The Germans never guessed that the secret of the RAF’s success that summer lay in a complex network of communication based around the use of radio direction finding (RDF or ‘radar’), which had been developed in Britain from 1935. Other countries developed it too, but none applied it so systematically to aerial defence. By 1940, a chain of twenty-one radar stations had been set up around Britain’s southern and eastern coastlines for detecting high-flying aircraft, and thirty-six so-called Chain Home Low stations to detect aircraft flying lower than 300 metres (1,000 feet). The information from the stations was fed to a central Fighter Command operations room at Bentley Priory just north of London, where the commander-in-chief of Fighter Command, Air Chief Marshal Sir Hugh Dowding, had his headquarters. It was sent on to the Fighter Group headquarters and from there to individual sector stations. Information had to be transferred in a matter of minutes to give fighters time to scramble into the air to intercept, and it relied on a strategic set of telephone cables, laid by the General Post Office, that held the whole communications structure together. The system did not always work perfectly, but it ensured that the RAF could use its fighters sparingly. They would be in the right place rather than flying long patrols with no knowledge of enemy movements. The Luftwaffe assumed that RAF fighters were tied inflexibly to the area around their bases, and never realized that the presence of British aircraft was achieved through a vital scientific breakthrough. Without the system of central control and early warning, Germany’s air fleets might well have inflicted irreparable damage.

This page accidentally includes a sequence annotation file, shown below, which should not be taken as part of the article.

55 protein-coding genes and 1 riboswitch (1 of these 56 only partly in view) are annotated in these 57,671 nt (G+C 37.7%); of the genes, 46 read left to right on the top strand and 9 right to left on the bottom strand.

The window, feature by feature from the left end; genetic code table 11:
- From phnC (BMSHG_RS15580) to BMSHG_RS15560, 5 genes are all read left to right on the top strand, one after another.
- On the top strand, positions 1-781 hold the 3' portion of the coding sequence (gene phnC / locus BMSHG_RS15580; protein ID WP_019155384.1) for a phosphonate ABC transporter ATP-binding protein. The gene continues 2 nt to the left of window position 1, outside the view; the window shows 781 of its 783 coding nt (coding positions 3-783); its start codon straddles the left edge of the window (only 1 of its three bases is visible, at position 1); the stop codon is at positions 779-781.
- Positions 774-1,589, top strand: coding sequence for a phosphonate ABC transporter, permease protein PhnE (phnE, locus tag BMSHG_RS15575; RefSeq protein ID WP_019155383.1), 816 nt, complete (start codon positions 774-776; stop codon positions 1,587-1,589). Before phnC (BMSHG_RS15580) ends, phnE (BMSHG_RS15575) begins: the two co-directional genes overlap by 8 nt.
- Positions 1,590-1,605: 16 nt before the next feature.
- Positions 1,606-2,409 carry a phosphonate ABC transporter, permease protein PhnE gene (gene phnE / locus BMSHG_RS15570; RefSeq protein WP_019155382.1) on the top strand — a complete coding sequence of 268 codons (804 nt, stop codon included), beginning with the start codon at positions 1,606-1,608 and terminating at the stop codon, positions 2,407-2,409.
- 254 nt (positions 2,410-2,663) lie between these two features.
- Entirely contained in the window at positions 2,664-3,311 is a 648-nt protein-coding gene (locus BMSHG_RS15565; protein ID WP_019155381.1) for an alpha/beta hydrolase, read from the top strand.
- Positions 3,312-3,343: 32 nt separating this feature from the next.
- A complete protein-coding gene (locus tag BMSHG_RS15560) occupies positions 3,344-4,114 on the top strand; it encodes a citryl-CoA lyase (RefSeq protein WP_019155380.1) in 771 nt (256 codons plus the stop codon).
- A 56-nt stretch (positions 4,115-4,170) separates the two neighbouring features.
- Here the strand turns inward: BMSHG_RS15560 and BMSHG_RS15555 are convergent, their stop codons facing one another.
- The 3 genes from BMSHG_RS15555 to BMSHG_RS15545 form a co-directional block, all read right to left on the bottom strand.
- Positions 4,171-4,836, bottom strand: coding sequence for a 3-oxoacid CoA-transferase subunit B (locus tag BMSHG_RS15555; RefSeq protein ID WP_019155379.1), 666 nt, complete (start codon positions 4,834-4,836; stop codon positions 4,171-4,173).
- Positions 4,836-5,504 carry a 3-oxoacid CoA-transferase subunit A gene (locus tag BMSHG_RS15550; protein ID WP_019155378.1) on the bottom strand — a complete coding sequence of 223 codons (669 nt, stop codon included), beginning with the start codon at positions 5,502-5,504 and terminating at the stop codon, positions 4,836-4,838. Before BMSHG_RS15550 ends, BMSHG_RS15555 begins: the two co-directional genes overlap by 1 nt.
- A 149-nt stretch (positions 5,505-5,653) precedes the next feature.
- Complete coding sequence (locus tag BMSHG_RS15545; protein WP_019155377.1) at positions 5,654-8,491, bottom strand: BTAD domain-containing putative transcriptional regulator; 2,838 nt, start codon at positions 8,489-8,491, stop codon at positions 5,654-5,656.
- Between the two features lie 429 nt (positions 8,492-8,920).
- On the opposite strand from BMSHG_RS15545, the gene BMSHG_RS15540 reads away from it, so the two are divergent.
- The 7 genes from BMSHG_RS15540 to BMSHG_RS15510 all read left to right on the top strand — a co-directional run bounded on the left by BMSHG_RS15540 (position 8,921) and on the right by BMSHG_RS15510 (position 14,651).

The Supermarine Spitfire was the iconic aircraft of the Battle of Britain. Armed with eight machine guns, it had great speed and manoeuvrability and became the mainstay of RAF Fighter Command throughout the war.

The German side consistently exaggerated the damage being done to the RAF. By September, Fighter Command, with over 700 aircraft, had more fighters operationally available than it had had when the battle started, and there were never fewer than 1,400 pilots on hand. The Luftwaffe suffered from poor supply from German factories of aircraft and bombs and a slow, if thorough, training system. In the last weeks of combat the German fighter force was down to 700–800 operational pilots and 600 aircraft. The combination of radar, an effective communication system and a regular resupply of RAF planes and pilots ensured that the German side could not win air superiority over southeast England, even though the RAF had its own weaknesses in the quality of fighter armament and the rigid flying pattern initially adopted by fighter units.

On 7 September, the Luftwaffe switched the weight of attack to London in preparation for Operation Sea Lion, but lost so many aircraft over the week that followed that daylight bombing had to be abandoned. On 15 September, now celebrated as Battle of Britain Day, one-quarter of the Luftwaffe’s forces were shot down or damaged. This was a level of loss no force could sustain and 15 September, the day Hitler had originally planned to invade, marked the end of the major daylight air battles, and the end of the invasion threat to Britain. On 17 September, Hitler postponed Sea Lion indefinitely. During October, the German fighter force undertook regular hit-and-run raids to lure the RAF into combat, but they petered out by the end of the month. Over the course of the battle from July until the end of October, the Luftwaffe lost 1,733 planes, RAF Fighter Command 915. Radar became one of the most important technical developments of the Second World War, a classic example of how a technical lead, even a temporary one, can transform the face of battle. Radar was also used in the anti-submarine campaign and in all the air battles of the war, and laid the foundation for today’s electronic battlefield.